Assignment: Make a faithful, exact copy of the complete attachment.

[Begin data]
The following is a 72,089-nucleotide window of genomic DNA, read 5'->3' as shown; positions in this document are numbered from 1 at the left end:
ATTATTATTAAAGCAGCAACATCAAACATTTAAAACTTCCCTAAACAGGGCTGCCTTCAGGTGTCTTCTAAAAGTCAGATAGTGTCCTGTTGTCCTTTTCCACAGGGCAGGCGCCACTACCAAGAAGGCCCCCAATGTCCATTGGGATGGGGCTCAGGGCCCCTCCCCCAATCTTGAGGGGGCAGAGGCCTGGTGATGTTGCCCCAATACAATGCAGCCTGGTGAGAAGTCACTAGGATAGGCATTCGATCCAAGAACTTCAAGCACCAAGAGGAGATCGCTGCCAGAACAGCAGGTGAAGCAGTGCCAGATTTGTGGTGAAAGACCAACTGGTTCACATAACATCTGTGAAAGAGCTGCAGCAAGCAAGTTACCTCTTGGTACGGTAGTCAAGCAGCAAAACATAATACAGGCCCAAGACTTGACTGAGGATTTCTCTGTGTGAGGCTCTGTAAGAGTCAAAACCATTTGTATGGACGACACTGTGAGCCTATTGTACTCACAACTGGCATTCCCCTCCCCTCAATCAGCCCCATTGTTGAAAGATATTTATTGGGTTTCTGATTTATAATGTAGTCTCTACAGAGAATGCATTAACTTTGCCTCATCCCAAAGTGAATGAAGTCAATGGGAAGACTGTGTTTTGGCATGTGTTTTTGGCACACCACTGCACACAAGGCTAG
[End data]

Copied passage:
The following is a 72,089-nucleotide window of genomic DNA, read 5'->3' as shown; positions in this document are numbered from 1 at the left end:
ATTATTATTAAAGCAGCAACATCAAACATTTAAAACTTCCCTAAACAGGGCTGCCTTCAGGTGTCTTCTAAAAGTCAGATAGTGTCCTGTTGTCCTTTTCCACAGGGCAGGCGCCACTACCAAGAAGGCCCCCAATGTCCATTGGGATGGGGCTCAGGGCCCCTCCCCCAATCTTGAGGGGGCAGAGGCCTGGTGATGTTGCCCCAATACAATGCAGCCTGGTGAGAAGTCACTAGGATAGGCATTCGATCCAAGAACTTCAAGCACCAAGAGGAGATCGCTGCCAGAACAGCAGGTGAAGCAGTGCCAGATTTGTGGTGAAAGACCAACTGGTTCACATAACATCTGTGAAAGAGCTGCAGCAAGCAAGTTACCTCTTGGTACGGTAGTCAAGCAGCAAAACATAATACAGGCCCAAGACTTGACTGAGGATTTCTCTGTGTGAGGCTCTGTAAGAGTCAAAACCATTTGTATGGACGACACTGTGAGCCTATTGTACTCACAACTGGCATTCCCCTCCCCTCAATCAGCCCCATTGTTGAAAGATATTTATTGGGTTTCTGATTTATAATGTAGTCTCTACAGAGAATGCATTAACTTTGCCTCATCCCAAAGTGAATGAAGTCAATGGGAAGACTGTGTTTTGGCATGTGTTTTTGGCACACCACTGCACACAAGGCTAG